Vanderpool said city officials recently met with MDOT, DTE Energy and engineering firm Hubbell, Roth & Clark. While he doesn’t anticipate any major sewer or water main needs, officials will be reviewing any tweaks to information technology and communications infrastructure that might be necessary to service the surrounding business community, he said.

“We want to have the necessary conduit in place for those needs for decades to come,” he said. “You really only get one shot at this for another 30 years.”

In conjunction with the reconstruction, the city also hopes to implement components from a Van Dyke streetscape plan adopted in 2008, said Vanderpool.

“Some of the features we’re going to be looking at is making that corridor more pedestrian-friendly, making the crossings a little more manageable, considering some enhancements, such as pedestrian lighting, new trash receptacles, bus stations, and so on and so forth,” he said.

As much of that cost burden will likely fall to the city, it’s unclear at this point how much of the plan could realistically be implemented, but various ideas relating to “general beautification of the area” will be explored, he said.

Only a matter of time
The reconstruction has been long looming. It originally was scheduled for 2011, but in spring 2008, business owners and residents fervently lobbied MDOT to hasten reconstruction on the pothole-pitted thoroughfare.

MDOT and the city struck a compromise later that year by which Van Dyke received an asphalt overlay, providing immediate temporary relief and extending the roadway’s lifespan for a few more years, delaying the reconstruction.

A state grant paid for about 80 percent of the quick fix’s $1.4 million price tag, with the city and MDOT covering the remainder.

At the time, Drew Buckner, manager of MDOT’s Macomb Transportation Service Center, said such surfaces typically last five to seven years. By the time 2015 rolls around, the overlay will have been in place for about 6 1/2 years, and while Morosi said he believes it has performed as promised, it will likely start to show its age as the reconstruction nears.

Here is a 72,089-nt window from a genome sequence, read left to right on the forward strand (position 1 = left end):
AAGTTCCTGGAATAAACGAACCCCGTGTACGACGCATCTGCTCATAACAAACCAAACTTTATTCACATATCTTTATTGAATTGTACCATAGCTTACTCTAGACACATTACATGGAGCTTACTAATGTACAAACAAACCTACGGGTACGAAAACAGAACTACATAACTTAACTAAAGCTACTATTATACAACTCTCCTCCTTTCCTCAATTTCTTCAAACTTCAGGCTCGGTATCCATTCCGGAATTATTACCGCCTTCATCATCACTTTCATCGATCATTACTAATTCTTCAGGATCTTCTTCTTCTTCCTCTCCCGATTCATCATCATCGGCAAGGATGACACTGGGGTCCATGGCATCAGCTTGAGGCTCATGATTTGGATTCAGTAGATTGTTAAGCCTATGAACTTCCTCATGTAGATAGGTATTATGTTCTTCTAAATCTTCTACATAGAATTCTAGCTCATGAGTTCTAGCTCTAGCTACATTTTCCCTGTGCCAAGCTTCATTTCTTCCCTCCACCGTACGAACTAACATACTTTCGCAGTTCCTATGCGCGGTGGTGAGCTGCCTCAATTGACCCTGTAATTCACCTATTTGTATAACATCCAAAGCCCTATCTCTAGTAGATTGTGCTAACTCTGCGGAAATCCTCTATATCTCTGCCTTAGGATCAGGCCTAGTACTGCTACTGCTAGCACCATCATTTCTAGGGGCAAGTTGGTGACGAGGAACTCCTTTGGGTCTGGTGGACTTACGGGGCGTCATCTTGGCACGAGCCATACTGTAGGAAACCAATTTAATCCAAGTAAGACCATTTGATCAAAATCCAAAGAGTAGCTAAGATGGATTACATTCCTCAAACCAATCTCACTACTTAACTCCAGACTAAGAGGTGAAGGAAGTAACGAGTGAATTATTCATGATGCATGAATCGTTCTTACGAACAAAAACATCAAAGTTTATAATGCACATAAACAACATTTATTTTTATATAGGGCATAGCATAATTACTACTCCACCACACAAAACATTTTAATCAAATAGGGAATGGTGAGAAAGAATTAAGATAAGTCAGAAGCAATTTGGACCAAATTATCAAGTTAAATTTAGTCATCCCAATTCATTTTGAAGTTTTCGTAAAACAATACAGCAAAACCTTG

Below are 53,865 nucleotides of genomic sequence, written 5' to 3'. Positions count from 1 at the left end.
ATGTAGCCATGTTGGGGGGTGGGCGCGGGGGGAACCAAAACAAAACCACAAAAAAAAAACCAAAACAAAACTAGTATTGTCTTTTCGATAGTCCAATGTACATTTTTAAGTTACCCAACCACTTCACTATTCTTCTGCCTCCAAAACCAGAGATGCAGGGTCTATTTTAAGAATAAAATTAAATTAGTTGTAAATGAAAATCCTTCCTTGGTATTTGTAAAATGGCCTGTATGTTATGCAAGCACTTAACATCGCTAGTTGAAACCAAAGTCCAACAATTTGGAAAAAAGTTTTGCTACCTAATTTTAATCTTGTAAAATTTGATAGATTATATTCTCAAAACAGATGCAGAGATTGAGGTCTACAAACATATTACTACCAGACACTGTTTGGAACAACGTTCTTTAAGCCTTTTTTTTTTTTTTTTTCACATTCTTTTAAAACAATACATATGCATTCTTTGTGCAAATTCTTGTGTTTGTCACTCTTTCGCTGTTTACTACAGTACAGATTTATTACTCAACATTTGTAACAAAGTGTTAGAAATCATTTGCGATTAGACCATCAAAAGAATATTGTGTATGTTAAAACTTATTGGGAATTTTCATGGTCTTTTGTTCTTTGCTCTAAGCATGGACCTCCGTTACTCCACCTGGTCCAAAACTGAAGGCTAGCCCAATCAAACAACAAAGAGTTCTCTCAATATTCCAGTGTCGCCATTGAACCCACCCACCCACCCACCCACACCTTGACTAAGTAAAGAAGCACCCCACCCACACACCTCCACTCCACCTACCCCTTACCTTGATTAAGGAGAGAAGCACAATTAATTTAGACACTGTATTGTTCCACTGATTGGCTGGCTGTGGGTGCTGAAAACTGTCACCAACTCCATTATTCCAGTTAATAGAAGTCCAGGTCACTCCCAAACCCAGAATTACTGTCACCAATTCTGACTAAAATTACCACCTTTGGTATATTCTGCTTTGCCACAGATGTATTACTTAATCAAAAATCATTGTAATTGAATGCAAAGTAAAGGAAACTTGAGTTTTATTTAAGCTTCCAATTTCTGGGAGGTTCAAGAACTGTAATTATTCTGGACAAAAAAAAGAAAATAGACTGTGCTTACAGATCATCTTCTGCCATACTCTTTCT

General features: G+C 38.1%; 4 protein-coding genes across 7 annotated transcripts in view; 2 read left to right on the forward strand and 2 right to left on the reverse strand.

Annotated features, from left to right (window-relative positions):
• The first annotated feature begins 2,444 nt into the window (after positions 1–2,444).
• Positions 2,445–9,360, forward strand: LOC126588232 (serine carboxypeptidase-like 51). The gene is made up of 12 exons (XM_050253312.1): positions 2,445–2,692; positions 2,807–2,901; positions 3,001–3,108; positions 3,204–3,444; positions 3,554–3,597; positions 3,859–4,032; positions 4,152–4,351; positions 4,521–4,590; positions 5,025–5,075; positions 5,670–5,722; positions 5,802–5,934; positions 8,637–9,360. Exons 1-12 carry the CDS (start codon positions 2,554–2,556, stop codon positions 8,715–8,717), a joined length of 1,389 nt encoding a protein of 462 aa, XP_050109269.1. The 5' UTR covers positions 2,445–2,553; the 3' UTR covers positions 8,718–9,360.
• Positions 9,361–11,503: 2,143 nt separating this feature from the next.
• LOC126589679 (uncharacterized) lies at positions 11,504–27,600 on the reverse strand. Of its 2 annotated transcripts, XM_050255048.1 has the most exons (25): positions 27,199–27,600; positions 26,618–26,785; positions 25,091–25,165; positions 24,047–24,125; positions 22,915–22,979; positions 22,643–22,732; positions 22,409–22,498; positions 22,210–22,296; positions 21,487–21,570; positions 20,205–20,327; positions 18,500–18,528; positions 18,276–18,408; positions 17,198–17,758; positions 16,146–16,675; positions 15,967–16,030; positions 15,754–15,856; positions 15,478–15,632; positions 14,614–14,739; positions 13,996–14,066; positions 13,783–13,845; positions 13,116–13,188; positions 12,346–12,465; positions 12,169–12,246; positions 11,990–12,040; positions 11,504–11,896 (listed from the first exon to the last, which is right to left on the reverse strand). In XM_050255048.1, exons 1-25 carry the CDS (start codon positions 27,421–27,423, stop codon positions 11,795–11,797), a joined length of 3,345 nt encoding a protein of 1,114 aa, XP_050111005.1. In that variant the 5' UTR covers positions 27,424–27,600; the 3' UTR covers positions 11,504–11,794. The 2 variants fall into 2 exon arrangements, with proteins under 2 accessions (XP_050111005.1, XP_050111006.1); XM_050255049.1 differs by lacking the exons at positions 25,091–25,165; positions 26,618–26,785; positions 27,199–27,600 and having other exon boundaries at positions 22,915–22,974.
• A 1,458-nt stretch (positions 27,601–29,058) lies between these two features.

“Obviously, we’re getting the results that we anticipated,” he said. “I think as we work our way to 2015, we’ll start to see that necessity for that rebuild come to the forefront. Pavement conditions deteriorate slowly at first, but once the deterioration starts to be noticeable, then it’s more of a rapid decline.”

Vanderpool foresees conducting one-on-one meetings with business owners, as well as possibly holding small workshops geared toward them and nearby residents.

Besides the plethora of affected businesses on the east side of Van Dyke, there’s also the huge Chrysler plants — with thousands of employees, plus delivery trucks that will need to be rerouted — to consider, he said.

“It will be one of our largest roadway projects in recent history, and the largest one in the foreseeable future,” said Vanderpool. “It’s one of the heaviest traveled corridors in southeastern Michigan, especially in Macomb County. I’m sure there are thousands of individuals who either travel that roadway every day or may actually have a vested interest with a business along the way, so I do encourage individuals to take note of the project, and their feedback is important.”

To give input to the city, contact Sterling Heights Community Relations at (586) 446-2489 or city hall@sterling-heights.net.